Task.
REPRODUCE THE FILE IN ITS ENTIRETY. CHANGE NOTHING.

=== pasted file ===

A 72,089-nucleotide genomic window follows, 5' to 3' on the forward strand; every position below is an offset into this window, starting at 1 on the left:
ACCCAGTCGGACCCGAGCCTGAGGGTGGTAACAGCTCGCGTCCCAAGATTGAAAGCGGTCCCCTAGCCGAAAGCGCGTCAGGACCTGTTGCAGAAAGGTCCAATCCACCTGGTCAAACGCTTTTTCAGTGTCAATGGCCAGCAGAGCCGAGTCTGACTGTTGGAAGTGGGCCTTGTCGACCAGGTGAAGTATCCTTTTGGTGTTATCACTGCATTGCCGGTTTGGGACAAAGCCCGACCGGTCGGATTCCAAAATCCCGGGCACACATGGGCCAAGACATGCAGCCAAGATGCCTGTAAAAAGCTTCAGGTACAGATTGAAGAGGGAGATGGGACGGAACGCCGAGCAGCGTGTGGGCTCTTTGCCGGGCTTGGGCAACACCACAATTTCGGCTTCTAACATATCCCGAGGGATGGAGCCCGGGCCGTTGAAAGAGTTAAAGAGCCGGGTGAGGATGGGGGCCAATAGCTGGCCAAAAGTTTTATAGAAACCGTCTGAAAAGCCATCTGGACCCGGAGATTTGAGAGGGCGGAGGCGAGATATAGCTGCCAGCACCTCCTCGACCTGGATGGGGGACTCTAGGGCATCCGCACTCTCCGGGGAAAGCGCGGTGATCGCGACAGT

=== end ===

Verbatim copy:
A 72,089-nucleotide genomic window follows, 5' to 3' on the forward strand; every position below is an offset into this window, starting at 1 on the left:
ACCCAGTCGGACCCGAGCCTGAGGGTGGTAACAGCTCGCGTCCCAAGATTGAAAGCGGTCCCCTAGCCGAAAGCGCGTCAGGACCTGTTGCAGAAAGGTCCAATCCACCTGGTCAAACGCTTTTTCAGTGTCAATGGCCAGCAGAGCCGAGTCTGACTGTTGGAAGTGGGCCTTGTCGACCAGGTGAAGTATCCTTTTGGTGTTATCACTGCATTGCCGGTTTGGGACAAAGCCCGACCGGTCGGATTCCAAAATCCCGGGCACACATGGGCCAAGACATGCAGCCAAGATGCCTGTAAAAAGCTTCAGGTACAGATTGAAGAGGGAGATGGGACGGAACGCCGAGCAGCGTGTGGGCTCTTTGCCGGGCTTGGGCAACACCACAATTTCGGCTTCTAACATATCCCGAGGGATGGAGCCCGGGCCGTTGAAAGAGTTAAAGAGCCGGGTGAGGATGGGGGCCAATAGCTGGCCAAAAGTTTTATAGAAACCGTCTGAAAAGCCATCTGGACCCGGAGATTTGAGAGGGCGGAGGCGAGATATAGCTGCCAGCACCTCCTCGACCTGGATGGGGGACTCTAGGGCATCCGCACTCTCCGGGGAAAGCGCGGTGATCGCGACAGT